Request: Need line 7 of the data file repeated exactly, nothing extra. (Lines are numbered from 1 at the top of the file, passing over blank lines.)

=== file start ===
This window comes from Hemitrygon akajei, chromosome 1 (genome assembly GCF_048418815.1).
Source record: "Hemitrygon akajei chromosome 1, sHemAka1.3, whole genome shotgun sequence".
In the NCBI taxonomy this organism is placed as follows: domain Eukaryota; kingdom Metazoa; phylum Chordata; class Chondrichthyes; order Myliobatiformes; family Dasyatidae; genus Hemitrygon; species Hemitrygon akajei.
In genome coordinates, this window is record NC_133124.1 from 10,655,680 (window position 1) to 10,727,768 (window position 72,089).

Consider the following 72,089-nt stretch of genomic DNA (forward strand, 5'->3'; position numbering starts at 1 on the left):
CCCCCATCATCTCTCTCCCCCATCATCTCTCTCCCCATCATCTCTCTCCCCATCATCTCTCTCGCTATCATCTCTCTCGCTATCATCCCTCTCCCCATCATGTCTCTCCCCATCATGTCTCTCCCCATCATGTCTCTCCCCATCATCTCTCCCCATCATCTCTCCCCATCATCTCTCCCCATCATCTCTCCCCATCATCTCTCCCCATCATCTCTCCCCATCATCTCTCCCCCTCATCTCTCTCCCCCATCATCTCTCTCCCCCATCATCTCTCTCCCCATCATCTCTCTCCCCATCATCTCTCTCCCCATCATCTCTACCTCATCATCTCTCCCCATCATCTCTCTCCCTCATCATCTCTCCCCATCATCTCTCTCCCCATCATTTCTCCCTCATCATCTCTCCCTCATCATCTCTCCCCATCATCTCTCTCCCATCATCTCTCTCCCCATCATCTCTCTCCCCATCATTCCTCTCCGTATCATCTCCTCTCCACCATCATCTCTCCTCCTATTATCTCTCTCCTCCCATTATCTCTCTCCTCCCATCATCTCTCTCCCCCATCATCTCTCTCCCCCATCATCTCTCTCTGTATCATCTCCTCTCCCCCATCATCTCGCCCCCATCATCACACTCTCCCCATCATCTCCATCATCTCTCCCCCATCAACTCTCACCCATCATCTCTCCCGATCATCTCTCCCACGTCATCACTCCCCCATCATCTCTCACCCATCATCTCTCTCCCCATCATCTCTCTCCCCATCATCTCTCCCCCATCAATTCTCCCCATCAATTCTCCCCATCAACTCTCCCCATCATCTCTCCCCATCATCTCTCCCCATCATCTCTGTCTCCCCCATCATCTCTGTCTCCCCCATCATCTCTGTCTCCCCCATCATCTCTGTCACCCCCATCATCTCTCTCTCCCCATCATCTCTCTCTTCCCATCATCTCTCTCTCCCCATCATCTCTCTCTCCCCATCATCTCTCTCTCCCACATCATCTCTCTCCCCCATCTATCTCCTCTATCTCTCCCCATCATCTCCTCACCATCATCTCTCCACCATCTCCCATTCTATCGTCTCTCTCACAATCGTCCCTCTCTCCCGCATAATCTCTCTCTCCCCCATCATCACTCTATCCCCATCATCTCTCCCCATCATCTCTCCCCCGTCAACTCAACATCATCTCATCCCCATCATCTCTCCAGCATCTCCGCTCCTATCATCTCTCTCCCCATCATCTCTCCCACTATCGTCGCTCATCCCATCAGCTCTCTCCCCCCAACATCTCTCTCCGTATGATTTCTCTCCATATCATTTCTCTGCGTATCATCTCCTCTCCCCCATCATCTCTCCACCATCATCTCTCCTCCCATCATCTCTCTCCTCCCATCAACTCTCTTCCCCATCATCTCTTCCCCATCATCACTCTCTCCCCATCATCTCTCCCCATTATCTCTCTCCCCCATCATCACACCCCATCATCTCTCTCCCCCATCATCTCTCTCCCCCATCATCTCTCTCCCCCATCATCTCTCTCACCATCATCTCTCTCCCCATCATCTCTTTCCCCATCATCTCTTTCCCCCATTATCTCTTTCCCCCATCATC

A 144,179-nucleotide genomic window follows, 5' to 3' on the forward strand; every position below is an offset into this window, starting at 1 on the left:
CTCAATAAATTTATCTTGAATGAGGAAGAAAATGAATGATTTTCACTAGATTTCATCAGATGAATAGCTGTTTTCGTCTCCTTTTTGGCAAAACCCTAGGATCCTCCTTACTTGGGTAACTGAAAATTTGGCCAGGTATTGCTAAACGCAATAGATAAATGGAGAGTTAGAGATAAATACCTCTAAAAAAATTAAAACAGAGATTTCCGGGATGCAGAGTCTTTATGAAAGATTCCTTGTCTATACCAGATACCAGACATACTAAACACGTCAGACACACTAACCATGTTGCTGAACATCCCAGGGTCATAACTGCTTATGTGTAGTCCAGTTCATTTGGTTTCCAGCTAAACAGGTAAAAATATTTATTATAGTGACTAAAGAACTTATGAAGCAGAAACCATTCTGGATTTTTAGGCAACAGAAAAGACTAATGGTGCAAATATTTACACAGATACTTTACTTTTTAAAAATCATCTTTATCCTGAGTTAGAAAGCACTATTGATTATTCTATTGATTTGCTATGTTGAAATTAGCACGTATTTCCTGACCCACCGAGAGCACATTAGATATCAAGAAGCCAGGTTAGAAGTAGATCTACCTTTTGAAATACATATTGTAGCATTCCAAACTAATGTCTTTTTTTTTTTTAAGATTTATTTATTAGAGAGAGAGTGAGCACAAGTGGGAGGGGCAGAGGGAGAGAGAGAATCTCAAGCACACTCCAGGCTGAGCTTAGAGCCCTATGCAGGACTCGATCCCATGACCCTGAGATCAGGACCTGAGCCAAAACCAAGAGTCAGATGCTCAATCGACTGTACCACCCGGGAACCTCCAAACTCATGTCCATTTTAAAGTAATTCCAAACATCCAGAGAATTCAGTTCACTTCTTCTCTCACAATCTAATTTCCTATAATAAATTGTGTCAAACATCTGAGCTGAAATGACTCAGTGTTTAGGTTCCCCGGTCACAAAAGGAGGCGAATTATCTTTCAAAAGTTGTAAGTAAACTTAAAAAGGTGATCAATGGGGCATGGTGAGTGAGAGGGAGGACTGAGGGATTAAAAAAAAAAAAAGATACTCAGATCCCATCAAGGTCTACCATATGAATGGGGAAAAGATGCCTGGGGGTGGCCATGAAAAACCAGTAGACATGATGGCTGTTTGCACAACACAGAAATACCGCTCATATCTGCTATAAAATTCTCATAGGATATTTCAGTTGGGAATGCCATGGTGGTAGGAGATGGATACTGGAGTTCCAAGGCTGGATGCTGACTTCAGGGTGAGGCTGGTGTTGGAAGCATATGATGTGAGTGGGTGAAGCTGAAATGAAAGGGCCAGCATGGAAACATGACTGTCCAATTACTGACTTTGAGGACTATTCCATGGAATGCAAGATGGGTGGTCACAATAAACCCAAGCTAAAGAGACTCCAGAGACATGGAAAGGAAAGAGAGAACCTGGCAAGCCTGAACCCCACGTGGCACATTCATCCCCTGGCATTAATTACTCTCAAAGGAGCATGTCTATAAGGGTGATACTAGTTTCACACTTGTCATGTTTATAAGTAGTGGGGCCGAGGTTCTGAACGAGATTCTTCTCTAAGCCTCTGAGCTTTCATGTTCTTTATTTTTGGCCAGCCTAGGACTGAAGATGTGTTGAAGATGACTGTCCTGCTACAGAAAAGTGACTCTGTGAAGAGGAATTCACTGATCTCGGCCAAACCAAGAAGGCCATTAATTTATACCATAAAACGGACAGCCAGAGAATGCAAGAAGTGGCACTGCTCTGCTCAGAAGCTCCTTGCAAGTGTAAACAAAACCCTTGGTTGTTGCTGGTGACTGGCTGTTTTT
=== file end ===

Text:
A 144,179-nucleotide genomic window follows, 5' to 3' on the forward strand; every position below is an offset into this window, starting at 1 on the left: